Southeastern community is your gateway to a historic adventure.

©University of Nevada, Reno Special Collections (historic photo)

While Las Vegas and Reno offer white-glove hospitality and world-class entertainment, it’s our rural destinations that give visitors a glimpse into the heart and soul of our state. Each issue, you’ll find one of our smaller-but-no-less-incredible towns highlighted.


In the mid-1860s, stories spread of a rich silver lode in Nevada. Thousands of treasure seekers arrived from all points of the compass, and by 1870, the mining camp became one of the largest cities in the West outside of San Francisco. For years, wealth poured from its surrounding hills as if from a broken tap. When the bonanza inevitably ended, the town lived on and weathered another century and a half. Today, it is a rare living artifact of the 19th century.

That tale certainly describes Virginia City, but it’s really about another Nevada boomtown. Pioche and Virginia City were sister cities from the start. Both were founded on chilly, remote mountaintops. Both had mines that produced billions of dollars in silver, and both rose and fell within the same decade. When the wealth disappeared, Virginia City drew tourists as a fanciful recreation of the old days. Pioche preserved its historic charm too, but its remote location made for a quieter community. Today, it is an authentic relic of the region’s past and an excellent launch point for all styles of recreation. 


The first thing most people hear about Pioche usually concerns its rough-and-tumble roots. From the start, this town was one of the wildest settlements on the frontier. It is said that 72 men met a violent death before a single person died of natural causes. In the 1870s, the newspaper even congratulated residents when the town went 60 days without a murder. 

What caused such notable violence in an era known for its lawlessness? Money, of course. During peak years, the mines surrounding Pioche produced a prodigious amount of wealth. Many mines were paying $10 million dollars in dividends each year—and that’s not adjusting for inflation. 

Thanks to the weak frontier legal system, when a mine became successful, its ownership was easily disputed. Mine owners hired armed guards to protect their stakes from claim jumpers: better to settle justice locally than take disputes to an easily bribed court. In 1871, more than half of the murders in Nevada took place in Pioche.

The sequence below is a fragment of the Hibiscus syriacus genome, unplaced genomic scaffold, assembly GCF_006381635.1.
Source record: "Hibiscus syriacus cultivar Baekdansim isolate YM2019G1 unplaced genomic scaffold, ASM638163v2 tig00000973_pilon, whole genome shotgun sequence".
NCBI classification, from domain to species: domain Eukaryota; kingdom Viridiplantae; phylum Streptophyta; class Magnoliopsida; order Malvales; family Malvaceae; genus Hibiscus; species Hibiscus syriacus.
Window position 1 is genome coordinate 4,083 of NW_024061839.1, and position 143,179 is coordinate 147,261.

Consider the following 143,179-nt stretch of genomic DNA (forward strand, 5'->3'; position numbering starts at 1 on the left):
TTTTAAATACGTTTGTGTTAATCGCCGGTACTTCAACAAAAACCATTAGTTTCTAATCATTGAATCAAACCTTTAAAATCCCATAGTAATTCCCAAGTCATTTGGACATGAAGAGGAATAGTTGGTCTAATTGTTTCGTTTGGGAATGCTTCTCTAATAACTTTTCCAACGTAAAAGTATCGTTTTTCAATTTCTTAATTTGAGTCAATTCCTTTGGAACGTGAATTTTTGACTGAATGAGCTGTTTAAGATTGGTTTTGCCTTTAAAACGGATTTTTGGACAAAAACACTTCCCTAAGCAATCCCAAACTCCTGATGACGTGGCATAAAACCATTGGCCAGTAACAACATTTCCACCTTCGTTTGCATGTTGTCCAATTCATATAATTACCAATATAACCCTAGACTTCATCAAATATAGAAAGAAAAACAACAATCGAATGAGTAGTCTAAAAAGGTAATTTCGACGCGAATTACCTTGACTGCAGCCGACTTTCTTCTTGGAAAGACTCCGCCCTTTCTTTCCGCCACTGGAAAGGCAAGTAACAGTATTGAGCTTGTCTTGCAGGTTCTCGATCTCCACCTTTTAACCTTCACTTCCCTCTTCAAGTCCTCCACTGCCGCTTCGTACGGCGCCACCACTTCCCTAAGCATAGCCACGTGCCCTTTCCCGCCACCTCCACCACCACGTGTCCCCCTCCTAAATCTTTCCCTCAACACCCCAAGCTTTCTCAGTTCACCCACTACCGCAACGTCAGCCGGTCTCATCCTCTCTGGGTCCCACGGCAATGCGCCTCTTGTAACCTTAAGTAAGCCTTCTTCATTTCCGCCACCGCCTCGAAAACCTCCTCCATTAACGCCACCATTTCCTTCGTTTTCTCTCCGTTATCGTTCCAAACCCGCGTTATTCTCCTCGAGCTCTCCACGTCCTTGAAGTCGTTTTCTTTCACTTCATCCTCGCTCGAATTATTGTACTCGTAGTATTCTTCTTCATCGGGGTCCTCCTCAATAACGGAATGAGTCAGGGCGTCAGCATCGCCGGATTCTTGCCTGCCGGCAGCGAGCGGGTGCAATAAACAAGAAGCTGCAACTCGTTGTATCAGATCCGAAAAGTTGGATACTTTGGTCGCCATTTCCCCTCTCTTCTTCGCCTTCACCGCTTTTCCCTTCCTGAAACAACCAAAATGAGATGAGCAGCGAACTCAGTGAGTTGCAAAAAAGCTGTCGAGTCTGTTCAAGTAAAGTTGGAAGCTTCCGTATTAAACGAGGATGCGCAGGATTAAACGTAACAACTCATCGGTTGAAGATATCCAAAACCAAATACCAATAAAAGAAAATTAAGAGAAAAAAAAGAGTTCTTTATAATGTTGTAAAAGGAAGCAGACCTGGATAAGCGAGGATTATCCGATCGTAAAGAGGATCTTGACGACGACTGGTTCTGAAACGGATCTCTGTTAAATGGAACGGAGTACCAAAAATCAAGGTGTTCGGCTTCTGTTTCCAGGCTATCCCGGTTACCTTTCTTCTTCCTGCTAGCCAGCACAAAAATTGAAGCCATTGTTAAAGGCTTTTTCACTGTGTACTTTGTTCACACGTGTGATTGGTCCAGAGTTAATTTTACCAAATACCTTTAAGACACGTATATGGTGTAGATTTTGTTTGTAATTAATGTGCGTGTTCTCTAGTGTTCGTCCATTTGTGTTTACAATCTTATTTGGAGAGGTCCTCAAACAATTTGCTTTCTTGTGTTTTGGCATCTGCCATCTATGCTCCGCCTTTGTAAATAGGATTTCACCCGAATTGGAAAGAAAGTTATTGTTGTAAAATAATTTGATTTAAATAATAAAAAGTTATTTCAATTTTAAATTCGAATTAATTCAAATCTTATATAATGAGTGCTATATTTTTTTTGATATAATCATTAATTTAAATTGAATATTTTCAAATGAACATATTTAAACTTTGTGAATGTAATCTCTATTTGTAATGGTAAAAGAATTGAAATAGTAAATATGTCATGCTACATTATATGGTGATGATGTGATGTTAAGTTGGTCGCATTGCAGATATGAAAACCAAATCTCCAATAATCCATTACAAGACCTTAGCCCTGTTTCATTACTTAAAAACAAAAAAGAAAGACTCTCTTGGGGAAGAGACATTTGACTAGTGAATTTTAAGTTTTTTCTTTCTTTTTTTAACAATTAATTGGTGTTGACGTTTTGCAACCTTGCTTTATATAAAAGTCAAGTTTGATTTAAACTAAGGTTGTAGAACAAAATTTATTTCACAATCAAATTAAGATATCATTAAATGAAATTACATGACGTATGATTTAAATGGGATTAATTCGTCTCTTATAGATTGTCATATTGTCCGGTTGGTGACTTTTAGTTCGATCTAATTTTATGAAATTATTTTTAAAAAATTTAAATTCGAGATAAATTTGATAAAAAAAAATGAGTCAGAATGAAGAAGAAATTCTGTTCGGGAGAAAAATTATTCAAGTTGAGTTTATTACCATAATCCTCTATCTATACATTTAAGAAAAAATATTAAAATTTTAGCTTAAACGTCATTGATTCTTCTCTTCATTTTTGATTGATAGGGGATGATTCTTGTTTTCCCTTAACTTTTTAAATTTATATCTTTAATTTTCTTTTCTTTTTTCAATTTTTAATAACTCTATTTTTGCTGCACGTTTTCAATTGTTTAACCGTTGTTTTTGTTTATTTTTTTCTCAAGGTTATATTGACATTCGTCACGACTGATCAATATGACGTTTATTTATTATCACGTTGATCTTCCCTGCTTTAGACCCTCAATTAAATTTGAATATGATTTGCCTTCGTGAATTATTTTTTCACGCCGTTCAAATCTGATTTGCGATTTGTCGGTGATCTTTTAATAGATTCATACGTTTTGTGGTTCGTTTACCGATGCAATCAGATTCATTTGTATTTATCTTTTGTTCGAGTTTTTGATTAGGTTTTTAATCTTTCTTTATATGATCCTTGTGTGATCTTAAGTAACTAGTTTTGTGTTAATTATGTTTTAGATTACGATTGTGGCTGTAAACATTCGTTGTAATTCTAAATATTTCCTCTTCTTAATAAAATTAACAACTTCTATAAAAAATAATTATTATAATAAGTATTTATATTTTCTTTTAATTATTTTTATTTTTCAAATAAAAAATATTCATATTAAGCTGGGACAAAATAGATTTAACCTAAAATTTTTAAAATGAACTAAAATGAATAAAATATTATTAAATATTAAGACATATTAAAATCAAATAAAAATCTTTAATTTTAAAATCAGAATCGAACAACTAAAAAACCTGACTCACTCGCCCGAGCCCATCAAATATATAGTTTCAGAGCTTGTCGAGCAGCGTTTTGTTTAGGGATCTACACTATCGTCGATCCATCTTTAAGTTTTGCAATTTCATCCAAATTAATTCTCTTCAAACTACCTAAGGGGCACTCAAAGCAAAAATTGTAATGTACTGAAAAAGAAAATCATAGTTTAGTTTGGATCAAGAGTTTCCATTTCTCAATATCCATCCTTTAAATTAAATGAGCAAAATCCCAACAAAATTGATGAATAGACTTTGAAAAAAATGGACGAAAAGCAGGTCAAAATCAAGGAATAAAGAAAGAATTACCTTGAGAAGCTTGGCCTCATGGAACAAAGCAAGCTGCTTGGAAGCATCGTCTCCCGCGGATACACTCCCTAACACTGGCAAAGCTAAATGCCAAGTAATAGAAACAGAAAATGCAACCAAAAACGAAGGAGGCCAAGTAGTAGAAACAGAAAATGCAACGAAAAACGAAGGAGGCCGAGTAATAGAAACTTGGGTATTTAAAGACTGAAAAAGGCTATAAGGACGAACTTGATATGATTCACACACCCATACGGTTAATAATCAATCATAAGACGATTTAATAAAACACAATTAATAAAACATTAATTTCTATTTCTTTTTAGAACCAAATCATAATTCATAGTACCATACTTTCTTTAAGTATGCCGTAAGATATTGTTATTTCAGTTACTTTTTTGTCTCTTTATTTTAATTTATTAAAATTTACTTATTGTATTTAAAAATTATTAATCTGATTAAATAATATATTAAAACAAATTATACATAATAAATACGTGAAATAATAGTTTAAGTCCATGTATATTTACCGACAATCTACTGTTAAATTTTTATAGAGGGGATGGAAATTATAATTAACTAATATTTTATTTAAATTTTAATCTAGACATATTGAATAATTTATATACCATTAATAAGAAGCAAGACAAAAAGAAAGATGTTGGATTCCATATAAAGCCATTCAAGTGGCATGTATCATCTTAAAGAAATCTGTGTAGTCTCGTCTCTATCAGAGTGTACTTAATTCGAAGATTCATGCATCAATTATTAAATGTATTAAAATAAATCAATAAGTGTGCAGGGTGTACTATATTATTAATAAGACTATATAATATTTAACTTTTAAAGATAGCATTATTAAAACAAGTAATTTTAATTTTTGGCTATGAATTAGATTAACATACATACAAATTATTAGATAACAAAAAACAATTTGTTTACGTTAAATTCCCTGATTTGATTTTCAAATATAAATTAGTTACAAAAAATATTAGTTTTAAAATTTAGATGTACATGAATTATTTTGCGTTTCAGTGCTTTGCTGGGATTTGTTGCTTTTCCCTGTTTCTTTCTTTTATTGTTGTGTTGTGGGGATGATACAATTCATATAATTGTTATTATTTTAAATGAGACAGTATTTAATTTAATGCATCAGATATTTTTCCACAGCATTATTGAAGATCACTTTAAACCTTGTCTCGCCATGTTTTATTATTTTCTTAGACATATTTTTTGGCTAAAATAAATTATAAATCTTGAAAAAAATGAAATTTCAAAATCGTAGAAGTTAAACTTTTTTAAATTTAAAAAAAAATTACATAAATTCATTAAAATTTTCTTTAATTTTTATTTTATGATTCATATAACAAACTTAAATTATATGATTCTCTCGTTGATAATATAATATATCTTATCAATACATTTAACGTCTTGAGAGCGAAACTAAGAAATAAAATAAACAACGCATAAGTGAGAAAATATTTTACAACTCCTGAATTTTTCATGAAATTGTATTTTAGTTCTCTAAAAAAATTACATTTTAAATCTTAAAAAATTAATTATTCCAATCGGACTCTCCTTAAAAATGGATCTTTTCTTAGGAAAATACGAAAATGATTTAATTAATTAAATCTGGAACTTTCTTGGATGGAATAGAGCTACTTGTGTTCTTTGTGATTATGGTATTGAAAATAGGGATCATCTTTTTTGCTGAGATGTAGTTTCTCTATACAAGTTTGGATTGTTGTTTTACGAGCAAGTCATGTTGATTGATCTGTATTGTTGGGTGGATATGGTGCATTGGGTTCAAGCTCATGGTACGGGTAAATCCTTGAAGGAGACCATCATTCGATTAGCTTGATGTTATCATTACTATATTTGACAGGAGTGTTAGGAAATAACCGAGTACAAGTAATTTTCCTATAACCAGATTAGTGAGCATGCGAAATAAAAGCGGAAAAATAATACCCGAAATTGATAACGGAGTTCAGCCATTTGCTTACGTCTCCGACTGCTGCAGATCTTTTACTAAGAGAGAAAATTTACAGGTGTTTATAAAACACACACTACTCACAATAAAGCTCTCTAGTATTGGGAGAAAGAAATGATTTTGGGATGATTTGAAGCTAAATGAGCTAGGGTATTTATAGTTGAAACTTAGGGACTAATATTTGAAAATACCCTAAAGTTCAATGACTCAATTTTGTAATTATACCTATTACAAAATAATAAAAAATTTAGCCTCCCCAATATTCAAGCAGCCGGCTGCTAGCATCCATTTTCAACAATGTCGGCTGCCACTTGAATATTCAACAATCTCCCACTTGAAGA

By 1880, most of the mines closed and the town fell into a post-boom slumber. Because Pioche was still the county seat, it was spared the fate of many towns that go bust. Today, visitors can still find much of the town’s original structures along with plenty of mining artifacts scattered around town. There’s much to do and see in and around Pioche, but here are some of our recommendations to get you started.


Overland Hotel & Saloon – This 1945 establishment offers a real-deal saloon bar and imaginatively themed rooms. If you’re seeking a haunted overnighter, ask about the Victorian Suite.

Hutchings Motel – These five tidy cabins are available April through November. You have the pick between The Cowboy, The Hunter, The Miner, The Gunfighter, or The Rancher.

Motherlode Motel – This charming location offers eight rooms at a great value. Pets are welcome!

Pioche RV Park and Campground – Enjoy spacious back-in RV sites and a small campground complete with full hookups, laundry facilities, a community bathroom with hot showers, free Wifi, picnic tables, and a dump station.

Tillies Country Cabins – Each of these quiet cabins located just behind Tillies Mini Mart features a queen-sized bed and a kitchenette. 


Alamo Club – Originally built in the 1860s as the Wells Fargo Freight Office and Pioche Bank, the building converted to The Alamo Club Bar in 1901. This comfortable establishment offers a great supper, serving everything from burgers and sandwiches to pizza and salad.

Nevada Club of Pioche – This is the best spot to charge up between adventures for libations, billiards, and a friendly chat with locals.

Gunslingers – Stop here for sundaes, milkshakes, candy, souvenirs, and coffee in what was once an 1870s blacksmith shop.


Come to Pioche for the small-town fun but stay for one of its best attributes: the surrounding countryside. Pioche sits at the center of a network of gorgeous hikes, scenic byways, mining relics, and ghost towns. For those seeking to complete their Nevada State Parks Passport, make Pioche your basecamp: It’s within 45 minutes of six parks. Here are a few parks and other adventure spots we like:

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